"Do not believe in anything simply because you have heard it. Do not believe in anything simply because it is spoken and rumoured by many. Do not believe in anything just because it is found in your religious books. Do not believe in anything merely on the authority of your teachers and elders. Do not believe in traditions because they have been passed down for many generations. But after observation and analysis. When you find that anything agrees with reason and is conductive to the good and benefit of one and all, then accept it and live up to it." -The Buddha (Kalama Sutta)

Here the Buddha makes it clear that you must not believe in anything on faith, and Christianity takes a little faith, no? I am also sure that there are Bible verses, and denominations of Christianity that might not allow you to follow Christianity with other religions.

Now don't get me wrong. One could still follow the Eightfold Path that was taught by the Buddha while believing in Jesus Christ.

  1. Right view
  2. Right intention
  3. Right action
  4. Right speech
  5. Right livelihood
  6. Right effort
  7. Right mindfulness
  8. Right concentration
  • 2
    I would argue Christianity takes not a little faith, but is predicated upon faith, without reality as its basis. Buddhism takes reality and experience as its basis, and takes faith not as a necessity, but as a supporting condition that arises when the teaching becomes realized for oneself. And I also would not agree and cannot see how a Christian could follow the Noble Eightfold path. How would they be able to attain right view while trying to reconcile reality with the Bible?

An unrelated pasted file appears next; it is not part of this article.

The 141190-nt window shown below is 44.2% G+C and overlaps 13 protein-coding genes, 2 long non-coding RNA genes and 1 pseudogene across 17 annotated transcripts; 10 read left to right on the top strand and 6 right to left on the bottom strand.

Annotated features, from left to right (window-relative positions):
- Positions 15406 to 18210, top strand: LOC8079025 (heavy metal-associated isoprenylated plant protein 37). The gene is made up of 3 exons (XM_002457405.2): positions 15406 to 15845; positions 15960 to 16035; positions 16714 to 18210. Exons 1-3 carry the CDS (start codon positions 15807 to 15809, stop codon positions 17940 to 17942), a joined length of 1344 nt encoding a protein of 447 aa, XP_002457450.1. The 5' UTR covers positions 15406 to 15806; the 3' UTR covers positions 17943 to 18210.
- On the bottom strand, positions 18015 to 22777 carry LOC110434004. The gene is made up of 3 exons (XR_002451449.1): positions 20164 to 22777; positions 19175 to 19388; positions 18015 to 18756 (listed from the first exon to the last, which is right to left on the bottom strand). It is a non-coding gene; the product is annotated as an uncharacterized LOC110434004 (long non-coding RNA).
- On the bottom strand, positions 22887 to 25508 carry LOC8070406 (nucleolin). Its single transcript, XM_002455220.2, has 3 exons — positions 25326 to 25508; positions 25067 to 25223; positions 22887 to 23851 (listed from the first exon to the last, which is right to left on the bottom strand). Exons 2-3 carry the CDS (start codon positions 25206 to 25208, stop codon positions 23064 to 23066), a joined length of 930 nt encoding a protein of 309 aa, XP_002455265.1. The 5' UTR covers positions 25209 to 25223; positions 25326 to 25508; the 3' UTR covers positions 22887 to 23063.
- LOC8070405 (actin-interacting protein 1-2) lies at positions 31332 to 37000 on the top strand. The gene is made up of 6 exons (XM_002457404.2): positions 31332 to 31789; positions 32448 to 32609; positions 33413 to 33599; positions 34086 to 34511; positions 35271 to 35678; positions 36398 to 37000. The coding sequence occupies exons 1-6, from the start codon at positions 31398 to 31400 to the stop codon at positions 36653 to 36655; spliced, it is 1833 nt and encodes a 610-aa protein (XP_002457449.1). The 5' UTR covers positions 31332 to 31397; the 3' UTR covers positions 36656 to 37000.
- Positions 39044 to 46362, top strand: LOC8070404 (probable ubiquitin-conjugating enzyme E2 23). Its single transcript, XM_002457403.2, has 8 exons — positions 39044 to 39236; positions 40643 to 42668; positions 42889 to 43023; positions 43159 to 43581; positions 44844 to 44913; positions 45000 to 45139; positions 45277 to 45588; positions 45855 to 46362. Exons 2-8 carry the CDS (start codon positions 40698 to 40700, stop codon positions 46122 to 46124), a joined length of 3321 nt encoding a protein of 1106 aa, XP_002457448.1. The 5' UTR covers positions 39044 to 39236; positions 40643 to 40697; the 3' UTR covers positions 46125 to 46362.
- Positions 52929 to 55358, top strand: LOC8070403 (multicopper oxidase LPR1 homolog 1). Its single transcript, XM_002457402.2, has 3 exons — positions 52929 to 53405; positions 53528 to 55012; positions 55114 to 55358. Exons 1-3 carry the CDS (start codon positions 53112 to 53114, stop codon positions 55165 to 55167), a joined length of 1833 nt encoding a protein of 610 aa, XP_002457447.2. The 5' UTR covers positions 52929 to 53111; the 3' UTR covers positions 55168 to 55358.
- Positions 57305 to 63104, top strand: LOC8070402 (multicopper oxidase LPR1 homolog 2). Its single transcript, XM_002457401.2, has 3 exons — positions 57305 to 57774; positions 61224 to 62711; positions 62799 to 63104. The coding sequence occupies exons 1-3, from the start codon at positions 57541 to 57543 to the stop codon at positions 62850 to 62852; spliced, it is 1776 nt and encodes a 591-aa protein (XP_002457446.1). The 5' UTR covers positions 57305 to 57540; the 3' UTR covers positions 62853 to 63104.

– Ryan
    Jun 30, 2015 at 6:34
  • 2
    Christianity holds that eternal salvation is achieved only through Jesus Christ being accepted into ones heart as a personal savior. Whereas right view in the Noble Eightfold Path holds the Four Noble Truths, which clearly state the path to the cessation of suffering to be other than Jesus Christ. Therefore, I cannot see how the two views can both be held.
    – Ryan
    Jun 30, 2015 at 6:38
  • @Ryan let me explain what I mean. A Christian could still follow the Noble Eightfold Path. They can still develop Right View. Right View is the opposite of Wrong View. The Buddha taught that there are 62 types of wrong view dhammawiki.com/index.php?title=62_kinds_of_wrong_view Just as long as a Christian does not believe in those kinds of wrong view, sees the truth of suffering, and path to ending suffering, then they have right view. They will; however, drop some of their Christian beliefs because of their meditation insight.
    – user5380
    Jun 30, 2015 at 6:49
  • They accept Jesus Christ as a saviour because they want to go to heaven, not because they want to end suffering. So your second comment needs no further refutation. @Ryan
    – user5380
    Jun 30, 2015 at 6:52
  • In Christianity, heaven is more or less synonymous with the cessation of suffering. Christians want to go to heaven, because the alternative is an eternity of damnation and suffering. In this way, as the alternative to heaven is hell, the acceptance of Jesus Christ IS the Christians cessation of suffering.
    – Ryan
    Jun 30, 2015 at 7:50